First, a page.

The 4 Step Fastrack to Sobriety. A freely available alternative sobriety method to traditional 12 step programs.
Originally written in 1996 when the author had three years of sobriety, now from the perspective of twenty six alcohol free years.
A simple, straight forward method that provides a framework from which you can build your new life in sobriety.
THE FOUR-STEP FASTRACK TO SOBRIETY (take and use or share freely- Do not attempt to sell this information in whole or in part)
The Fastrack method of quitting problem drinking provides the user with specific strategies to attain sobriety, while being as comfortable as possible in the process. The information in the Fastrack program is the result of personal exposure to and study of 12 step programs, disease and behavior based models, and extensive interviews with alcoholics, all over a 12-year period.
The four steps involved are equally important, and need to be applied with the same intensity.
You may notice the absence of a spiritual tone in the steps. It is my belief that your choice of spirituality is a separate issue. I personally became more spiritually aware after being sober for a little over a year. I disagree with the notion of “turning over” this problem to a higher power. I’ve come to believe that the miracle available to you through your higher power is the ability to choose a healthier lifestyle.
While I believe that enhancing one’s spirituality is certainly a good idea, the fastrack program deals with the specifics of how to stop drinking, not personal spiritual development.
ABSTINENCE VS. MODERATION
This report is intended to help people totally abstain from problem drinking. Depending on how your drinking habit has evolved, you may be able to moderate your drinking as part of your maturation process. Personally, having experienced the emotional turmoil of habitual, destructive drinking, and now knowing the incredible tranquility of abstention, I have no interest in attempting moderate drinking. This is a highly personal choice, but since you are trying this program, why not abstain for right now?
The physical manifestations of withdrawal (cold sweats, shaking, delusions, sleep disruption, etc.) can last anywhere from 2 days to a week or more. It is a good idea to consult with your physician before starting this program to address the best way to handle these.
Why the 4 Step Fastrack to Sobriety?
I first started noting what helped my sobriety effort as a way to increase my chances of staying sober. I figured if I could isolate the strategies and thoughts that worked for me, and concentrate on those, that the whole process would be less grueling.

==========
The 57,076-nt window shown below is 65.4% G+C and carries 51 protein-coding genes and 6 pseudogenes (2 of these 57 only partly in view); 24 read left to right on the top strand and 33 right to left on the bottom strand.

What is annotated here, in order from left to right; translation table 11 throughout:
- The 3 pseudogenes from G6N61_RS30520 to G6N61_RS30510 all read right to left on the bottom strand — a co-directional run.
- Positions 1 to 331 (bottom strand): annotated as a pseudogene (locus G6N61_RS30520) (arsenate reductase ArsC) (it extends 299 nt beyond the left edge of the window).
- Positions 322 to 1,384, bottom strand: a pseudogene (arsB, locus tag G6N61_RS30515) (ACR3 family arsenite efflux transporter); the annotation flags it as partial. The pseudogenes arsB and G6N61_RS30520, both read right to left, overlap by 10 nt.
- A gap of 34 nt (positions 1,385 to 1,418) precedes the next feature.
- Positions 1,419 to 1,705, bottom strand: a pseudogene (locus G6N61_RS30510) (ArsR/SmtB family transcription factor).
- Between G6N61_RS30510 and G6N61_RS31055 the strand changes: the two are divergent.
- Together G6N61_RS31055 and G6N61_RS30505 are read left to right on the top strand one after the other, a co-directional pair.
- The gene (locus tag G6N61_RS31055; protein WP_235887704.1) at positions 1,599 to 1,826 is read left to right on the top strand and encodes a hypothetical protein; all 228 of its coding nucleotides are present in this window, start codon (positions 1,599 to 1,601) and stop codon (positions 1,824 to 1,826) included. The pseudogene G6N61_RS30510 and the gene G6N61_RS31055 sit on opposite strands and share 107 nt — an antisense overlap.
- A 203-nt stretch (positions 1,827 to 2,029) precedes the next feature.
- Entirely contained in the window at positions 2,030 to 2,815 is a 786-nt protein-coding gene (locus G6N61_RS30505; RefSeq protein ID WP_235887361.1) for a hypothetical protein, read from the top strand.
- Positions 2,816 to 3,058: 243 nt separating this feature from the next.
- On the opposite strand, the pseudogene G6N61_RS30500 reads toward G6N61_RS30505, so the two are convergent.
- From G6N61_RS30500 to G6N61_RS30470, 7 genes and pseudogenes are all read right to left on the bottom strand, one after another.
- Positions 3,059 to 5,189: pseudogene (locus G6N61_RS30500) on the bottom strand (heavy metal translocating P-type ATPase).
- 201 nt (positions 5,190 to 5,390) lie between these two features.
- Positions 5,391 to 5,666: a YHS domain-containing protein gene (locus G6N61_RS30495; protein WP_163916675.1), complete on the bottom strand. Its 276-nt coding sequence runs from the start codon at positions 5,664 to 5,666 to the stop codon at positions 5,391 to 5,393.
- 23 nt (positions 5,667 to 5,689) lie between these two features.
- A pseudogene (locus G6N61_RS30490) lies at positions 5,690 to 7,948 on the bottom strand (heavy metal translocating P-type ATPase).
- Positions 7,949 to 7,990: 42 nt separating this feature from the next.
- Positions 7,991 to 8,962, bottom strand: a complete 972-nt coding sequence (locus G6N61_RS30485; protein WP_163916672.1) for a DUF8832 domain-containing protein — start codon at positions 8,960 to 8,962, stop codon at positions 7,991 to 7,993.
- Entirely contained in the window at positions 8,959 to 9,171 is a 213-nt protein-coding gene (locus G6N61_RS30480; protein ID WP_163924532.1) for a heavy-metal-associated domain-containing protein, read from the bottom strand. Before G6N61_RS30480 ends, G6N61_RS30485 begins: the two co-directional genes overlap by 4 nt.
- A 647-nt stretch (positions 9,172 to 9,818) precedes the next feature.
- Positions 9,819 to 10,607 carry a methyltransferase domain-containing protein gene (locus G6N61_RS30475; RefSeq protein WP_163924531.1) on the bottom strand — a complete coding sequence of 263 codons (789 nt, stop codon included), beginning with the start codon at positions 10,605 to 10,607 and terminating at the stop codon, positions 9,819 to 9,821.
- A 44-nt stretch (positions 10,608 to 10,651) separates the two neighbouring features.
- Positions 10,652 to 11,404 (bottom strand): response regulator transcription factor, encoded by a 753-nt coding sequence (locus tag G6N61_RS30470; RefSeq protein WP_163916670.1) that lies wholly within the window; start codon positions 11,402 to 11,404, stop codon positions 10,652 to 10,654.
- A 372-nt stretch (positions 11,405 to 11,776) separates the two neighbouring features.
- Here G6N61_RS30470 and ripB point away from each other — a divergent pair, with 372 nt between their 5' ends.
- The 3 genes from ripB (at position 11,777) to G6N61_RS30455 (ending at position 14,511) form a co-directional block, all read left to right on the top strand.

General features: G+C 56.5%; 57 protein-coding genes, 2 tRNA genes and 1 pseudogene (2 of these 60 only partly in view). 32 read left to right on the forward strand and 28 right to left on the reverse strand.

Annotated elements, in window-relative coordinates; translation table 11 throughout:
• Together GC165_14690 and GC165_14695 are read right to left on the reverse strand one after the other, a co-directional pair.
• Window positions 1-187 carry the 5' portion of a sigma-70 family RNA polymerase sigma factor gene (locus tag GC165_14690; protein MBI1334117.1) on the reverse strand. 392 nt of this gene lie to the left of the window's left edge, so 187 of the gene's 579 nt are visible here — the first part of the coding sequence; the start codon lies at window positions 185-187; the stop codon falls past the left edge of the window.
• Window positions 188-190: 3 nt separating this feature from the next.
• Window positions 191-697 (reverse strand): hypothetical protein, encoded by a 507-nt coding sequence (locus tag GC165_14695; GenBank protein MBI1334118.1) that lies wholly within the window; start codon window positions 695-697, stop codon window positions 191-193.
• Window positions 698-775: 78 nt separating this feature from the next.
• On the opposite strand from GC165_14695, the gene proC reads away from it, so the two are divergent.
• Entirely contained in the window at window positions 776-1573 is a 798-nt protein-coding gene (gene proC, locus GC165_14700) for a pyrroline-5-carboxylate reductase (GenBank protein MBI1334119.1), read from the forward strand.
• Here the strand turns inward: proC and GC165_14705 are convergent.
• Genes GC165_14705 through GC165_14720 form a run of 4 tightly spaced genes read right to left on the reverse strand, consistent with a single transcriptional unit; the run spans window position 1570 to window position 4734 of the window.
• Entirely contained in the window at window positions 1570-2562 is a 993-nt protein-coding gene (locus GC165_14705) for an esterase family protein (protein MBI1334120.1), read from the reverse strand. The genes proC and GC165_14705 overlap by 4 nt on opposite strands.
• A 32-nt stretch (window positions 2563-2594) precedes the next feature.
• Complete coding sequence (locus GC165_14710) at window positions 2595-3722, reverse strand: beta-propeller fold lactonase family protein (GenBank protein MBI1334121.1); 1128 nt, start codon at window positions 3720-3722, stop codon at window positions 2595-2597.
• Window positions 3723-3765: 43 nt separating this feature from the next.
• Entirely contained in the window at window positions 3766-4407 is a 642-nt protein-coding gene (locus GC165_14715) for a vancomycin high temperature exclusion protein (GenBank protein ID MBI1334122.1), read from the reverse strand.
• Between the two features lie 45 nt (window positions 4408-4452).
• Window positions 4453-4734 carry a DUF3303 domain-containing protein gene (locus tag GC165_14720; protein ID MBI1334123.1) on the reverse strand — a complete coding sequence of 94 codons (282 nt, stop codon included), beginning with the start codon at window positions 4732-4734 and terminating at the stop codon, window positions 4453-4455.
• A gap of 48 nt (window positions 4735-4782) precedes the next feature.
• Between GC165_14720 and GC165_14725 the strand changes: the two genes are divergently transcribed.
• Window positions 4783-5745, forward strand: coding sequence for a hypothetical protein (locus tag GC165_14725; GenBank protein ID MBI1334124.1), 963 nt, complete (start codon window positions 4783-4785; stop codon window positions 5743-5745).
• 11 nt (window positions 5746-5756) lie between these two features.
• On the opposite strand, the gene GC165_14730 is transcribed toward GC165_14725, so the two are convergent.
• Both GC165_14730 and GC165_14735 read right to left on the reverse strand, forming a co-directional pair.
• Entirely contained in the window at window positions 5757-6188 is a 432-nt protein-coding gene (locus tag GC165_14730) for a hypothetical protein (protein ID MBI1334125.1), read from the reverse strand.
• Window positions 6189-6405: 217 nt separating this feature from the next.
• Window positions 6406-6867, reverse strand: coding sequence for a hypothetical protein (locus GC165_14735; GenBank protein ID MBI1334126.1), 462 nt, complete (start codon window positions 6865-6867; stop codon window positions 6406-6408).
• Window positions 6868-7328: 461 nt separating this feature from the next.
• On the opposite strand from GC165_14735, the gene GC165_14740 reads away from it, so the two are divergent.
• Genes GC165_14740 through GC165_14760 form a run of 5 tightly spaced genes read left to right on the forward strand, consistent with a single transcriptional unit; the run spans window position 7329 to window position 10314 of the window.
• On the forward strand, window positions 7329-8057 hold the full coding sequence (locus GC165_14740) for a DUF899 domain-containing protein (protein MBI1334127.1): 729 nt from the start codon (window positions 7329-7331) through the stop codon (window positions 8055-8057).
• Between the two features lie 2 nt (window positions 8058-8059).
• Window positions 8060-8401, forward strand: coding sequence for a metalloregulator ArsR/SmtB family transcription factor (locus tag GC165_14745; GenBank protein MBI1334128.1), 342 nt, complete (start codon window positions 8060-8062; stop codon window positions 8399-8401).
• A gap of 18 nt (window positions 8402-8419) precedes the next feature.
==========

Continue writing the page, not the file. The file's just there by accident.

I had a pretty good base of recovery theory as a result of a state mandated program in the mid-1980s that required me to write extensive reports on AA meetings for a one year period.
In addition to this, I read whatever I could get my hands on. This process led me to the book,The Truth About Addiction and Recovery
by Stanton Peele PhD and Archie Brodsky, with Mary Arnold. You can click directly on that title to find it at Amazon or find it along with several other resources at Amazon by clicking this Reading Room link which will provide you with in-depth resources to complement the 4 Step Fastrack, whether you are here for yourself or to help a loved one.
Somewhere between six months and a year after being sober, a peculiar thing began to happen. I was approached by friends, individually, and asked how I was staying sober. Since I had jotted down most of the key strategies that worked for me, I shared those things with them. I got some excellent feedback from most of these people. This led to the development of the 4 Step Fastrack.
A second thing happened that made me commit this concept to a formal report. I began to notice a group of people that were disenchanted with some of the things they were hearing at AA. I have some very close friends in AA, and I hope to keep it that way, but I disagree with portions of the AA philosophy. Having said that, I believe the group therapeutic benefit that can be derived from attendance of AA meetings during quandary admission to be invaluable.
Unfortunately, as one progresses into sobriety, I found for myself, and witnessed in some others, that AA is not necessarily the best way to stay sober.
If you find that AA works for you, then by all means, stick with it. Use any strategies that allow you to stay sober. The discussion explaining the differences between the 4 Step Fastrack and traditional 12-step theory could fill a book while offering little or nothing in the way of tools one can use to get sober comfortably. Perhaps I’ll address that in a 4 Step Fastrack, 2nd edition.
It is my simple hope that this report will help someone who wants to get sober to accomplish that.